“It’s a testament to what these guys do for us,” Team USA center Anthony Davis said. “You think about all of the stuff that these guys do for us here, and representing us and fighting for us each and every day, so this just makes us want to work even harder and makes us want to go get the gold even more.”
“It makes you want to play a lot harder,” Andre Drummond agreed.
There was a lighter moment when the team checked out old photos from Krzyzewski’s Army playing and coaching days.
“This is Brady Bunch Coach K,” U.S. point guard Kyrie Irving said, pointing to a picture.
But it got a little more serious toward the end of the trip, when Krzyzewski brought his team to Christl Arena. The squad would be working out in front of the cadets, and the Army men’s and women’s basketball teams would be there too.
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With the stands at Christl Arena packed, Mike Krzyzewski spoke into a microphone at center court.
“Kelsey challenged Stephen Curry,” he said, then paused, letting the name hang in the air. The murmurs from the crowd rose into a cheer. A few steps away, Kelsey Minato clasped her hands together and placed her weight on her back foot. The coach continued: “… to a three-point shooting contest.”
Curry let out a long breath, wiped the sweat from his brow—first the right, then the left—dried his hands on his white USA jersey, and walked onto the court.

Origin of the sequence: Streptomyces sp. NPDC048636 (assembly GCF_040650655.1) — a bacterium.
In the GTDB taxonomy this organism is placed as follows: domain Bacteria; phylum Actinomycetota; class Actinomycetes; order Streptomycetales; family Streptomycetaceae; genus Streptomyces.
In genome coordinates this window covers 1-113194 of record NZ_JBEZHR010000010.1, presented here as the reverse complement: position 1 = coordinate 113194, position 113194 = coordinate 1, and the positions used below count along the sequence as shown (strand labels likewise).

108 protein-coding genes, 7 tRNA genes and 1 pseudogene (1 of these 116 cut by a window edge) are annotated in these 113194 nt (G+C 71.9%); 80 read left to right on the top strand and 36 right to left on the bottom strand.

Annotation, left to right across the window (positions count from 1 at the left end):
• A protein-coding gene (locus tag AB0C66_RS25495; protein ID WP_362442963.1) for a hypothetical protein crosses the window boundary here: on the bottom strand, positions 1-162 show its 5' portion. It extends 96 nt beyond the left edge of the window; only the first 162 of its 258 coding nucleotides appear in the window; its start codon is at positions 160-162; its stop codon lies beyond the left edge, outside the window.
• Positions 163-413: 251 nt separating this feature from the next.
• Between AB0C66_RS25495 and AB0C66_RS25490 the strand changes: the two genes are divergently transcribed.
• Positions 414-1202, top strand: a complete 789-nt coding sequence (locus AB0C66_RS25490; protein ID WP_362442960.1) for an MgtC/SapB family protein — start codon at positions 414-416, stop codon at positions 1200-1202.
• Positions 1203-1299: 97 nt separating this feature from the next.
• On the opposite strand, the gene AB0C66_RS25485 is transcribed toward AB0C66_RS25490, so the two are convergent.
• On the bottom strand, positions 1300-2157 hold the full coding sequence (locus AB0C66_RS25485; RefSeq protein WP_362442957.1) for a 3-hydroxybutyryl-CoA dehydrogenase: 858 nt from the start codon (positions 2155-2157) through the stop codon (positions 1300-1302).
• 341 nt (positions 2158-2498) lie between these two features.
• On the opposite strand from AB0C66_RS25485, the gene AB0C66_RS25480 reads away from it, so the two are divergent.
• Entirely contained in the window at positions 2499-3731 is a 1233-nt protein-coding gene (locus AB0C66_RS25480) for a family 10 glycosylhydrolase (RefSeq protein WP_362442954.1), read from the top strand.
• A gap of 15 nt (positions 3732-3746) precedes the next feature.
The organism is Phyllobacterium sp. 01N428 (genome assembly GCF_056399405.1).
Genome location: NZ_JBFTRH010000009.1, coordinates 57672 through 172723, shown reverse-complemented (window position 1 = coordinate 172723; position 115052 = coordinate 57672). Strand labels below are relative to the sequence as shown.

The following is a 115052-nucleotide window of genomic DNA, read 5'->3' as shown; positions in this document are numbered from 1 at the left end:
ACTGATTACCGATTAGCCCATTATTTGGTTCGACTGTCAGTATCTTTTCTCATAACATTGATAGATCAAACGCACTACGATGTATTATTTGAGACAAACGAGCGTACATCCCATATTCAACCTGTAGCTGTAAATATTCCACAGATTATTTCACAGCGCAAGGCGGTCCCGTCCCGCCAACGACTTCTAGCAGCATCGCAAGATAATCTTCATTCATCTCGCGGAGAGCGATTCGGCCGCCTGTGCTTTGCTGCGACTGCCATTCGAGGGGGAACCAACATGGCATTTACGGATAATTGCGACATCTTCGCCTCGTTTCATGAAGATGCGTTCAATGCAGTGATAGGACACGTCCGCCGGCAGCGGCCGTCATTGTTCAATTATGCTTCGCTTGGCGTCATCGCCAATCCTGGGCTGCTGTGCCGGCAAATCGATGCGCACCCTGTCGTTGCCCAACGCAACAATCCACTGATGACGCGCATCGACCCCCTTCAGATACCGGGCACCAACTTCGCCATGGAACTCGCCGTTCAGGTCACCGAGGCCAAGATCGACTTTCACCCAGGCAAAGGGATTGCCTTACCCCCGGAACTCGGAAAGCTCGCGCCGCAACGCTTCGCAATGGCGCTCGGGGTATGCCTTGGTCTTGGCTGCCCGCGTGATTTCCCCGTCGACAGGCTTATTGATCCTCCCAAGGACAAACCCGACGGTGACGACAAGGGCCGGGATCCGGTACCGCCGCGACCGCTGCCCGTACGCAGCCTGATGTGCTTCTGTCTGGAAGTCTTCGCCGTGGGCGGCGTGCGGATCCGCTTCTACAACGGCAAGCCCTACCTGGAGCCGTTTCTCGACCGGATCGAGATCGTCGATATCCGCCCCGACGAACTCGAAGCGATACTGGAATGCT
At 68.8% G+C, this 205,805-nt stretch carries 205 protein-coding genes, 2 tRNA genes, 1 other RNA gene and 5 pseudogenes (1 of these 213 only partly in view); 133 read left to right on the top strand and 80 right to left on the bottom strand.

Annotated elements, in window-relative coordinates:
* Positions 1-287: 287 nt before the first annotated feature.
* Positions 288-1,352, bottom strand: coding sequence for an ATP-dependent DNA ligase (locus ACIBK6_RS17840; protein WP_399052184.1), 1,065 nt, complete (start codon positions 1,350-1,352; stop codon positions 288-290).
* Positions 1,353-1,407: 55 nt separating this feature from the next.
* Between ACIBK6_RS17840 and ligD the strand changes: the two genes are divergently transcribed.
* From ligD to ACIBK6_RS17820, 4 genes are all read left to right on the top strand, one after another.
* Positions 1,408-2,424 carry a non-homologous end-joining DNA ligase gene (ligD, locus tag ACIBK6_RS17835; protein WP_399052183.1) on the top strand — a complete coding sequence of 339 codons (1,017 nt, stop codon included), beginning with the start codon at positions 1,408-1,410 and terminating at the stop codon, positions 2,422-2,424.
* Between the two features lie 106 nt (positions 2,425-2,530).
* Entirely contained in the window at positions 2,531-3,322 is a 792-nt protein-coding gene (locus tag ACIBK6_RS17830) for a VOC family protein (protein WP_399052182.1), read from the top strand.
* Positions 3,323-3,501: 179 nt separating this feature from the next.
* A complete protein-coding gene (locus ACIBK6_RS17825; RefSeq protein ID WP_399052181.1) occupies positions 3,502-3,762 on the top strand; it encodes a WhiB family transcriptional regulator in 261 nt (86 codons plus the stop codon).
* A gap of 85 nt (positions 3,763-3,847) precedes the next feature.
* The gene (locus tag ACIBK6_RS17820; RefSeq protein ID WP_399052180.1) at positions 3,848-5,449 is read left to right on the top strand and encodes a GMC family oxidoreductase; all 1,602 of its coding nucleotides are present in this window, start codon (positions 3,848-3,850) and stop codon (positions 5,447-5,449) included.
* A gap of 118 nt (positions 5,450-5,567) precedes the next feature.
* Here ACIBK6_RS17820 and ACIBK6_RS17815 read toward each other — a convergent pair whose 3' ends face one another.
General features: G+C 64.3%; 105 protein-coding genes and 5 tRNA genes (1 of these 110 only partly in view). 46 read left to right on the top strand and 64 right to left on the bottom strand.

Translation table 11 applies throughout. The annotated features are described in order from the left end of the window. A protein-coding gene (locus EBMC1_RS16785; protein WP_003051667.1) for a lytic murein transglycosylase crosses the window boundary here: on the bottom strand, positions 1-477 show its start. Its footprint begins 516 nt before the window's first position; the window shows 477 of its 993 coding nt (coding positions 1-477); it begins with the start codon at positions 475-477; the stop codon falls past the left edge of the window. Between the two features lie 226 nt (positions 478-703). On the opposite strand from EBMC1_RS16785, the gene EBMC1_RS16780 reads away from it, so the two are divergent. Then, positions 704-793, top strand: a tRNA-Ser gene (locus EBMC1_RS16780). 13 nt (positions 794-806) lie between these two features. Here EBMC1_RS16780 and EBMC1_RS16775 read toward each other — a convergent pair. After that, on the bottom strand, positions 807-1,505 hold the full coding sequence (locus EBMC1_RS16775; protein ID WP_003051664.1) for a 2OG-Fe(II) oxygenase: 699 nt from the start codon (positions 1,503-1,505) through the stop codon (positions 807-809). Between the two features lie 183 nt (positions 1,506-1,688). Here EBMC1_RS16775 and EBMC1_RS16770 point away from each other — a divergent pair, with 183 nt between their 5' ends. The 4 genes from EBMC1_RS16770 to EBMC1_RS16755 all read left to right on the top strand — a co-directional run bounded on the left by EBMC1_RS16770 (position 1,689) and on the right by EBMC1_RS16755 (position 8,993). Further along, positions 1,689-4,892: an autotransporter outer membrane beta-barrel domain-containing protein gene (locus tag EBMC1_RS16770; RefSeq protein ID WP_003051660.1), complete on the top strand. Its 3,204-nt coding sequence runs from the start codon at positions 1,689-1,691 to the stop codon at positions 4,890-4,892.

Minato and Curry set up at opposite baskets—Curry at the international three-point line, Minato at the college line. She smiled and, as the crowd grew louder, mimicked a jump shot.
“First one to 15,” Krzyzewski said. “Here we go!”
On their first shots, both players missed. Curry missed his second. But then he started to get hot, knocking down one, two, three in a row. Meanwhile Minato began to find a rhythm, the cheers from the crowd growing louder with each basket. Her next shot landed on the front of the rim, softly bounced off the middle of the backboard and then down into the hoop. More cheers. But her following shot missed. On the other end, Curry was burying the ball in the hoop, hitting No. 8, 9, and 10.
Then Minato reached 10, but Curry was already at 13. His next shot clanged off the back of the rim and ricocheted out to the elbow. The next kissed the back of the rim and went straight down through the net. 14. On his first try for the win, Curry fired at the hoop, landing off-balance, his right leg far in front of his left. The ball hit the right side of the rim and then careened left. On other end, Minato notched No. 11, then No. 12.
But Curry collected himself, correcting his form. He jumped straight up and down, landing on both feet. His right arm dangled in the air as the ball sailed through the hoop.
“Hold it, hold it,” Krzyzewski bellowed. “Kelsey, hold it up.”
She turned toward center court.
“It was 15 to 12,” Krzyzewski said. He paused, the crowd silent. “But I was watching the line,” he continued. Krzyzewski lifted his arm and pointed at Curry. “He went over the line five times. The winner is Kelsey Minato.”
She raised her arms in the air, high-fiving Irving and Chandler Parsons as she walked off the court smiling. Curry tugged at his jersey, then burst into a smile himself. He didn’t know it then, but that little bit of extra practice would seem to pay off. During the next few weeks in Spain, Curry would hit 21 of 48 three-pointers—43.8 percent—and Team USA would go undefeated en route to a gold medal.
What’s next for Minato remains to be seen. The Black Knights opened their season on Nov. 15. Army was picked to finish first in the Patriot League preseason poll and Minato was projected to take home Player of the Year honors—again. Sure, there’s still a full season to play, but Kelsey Minato doesn’t often miss.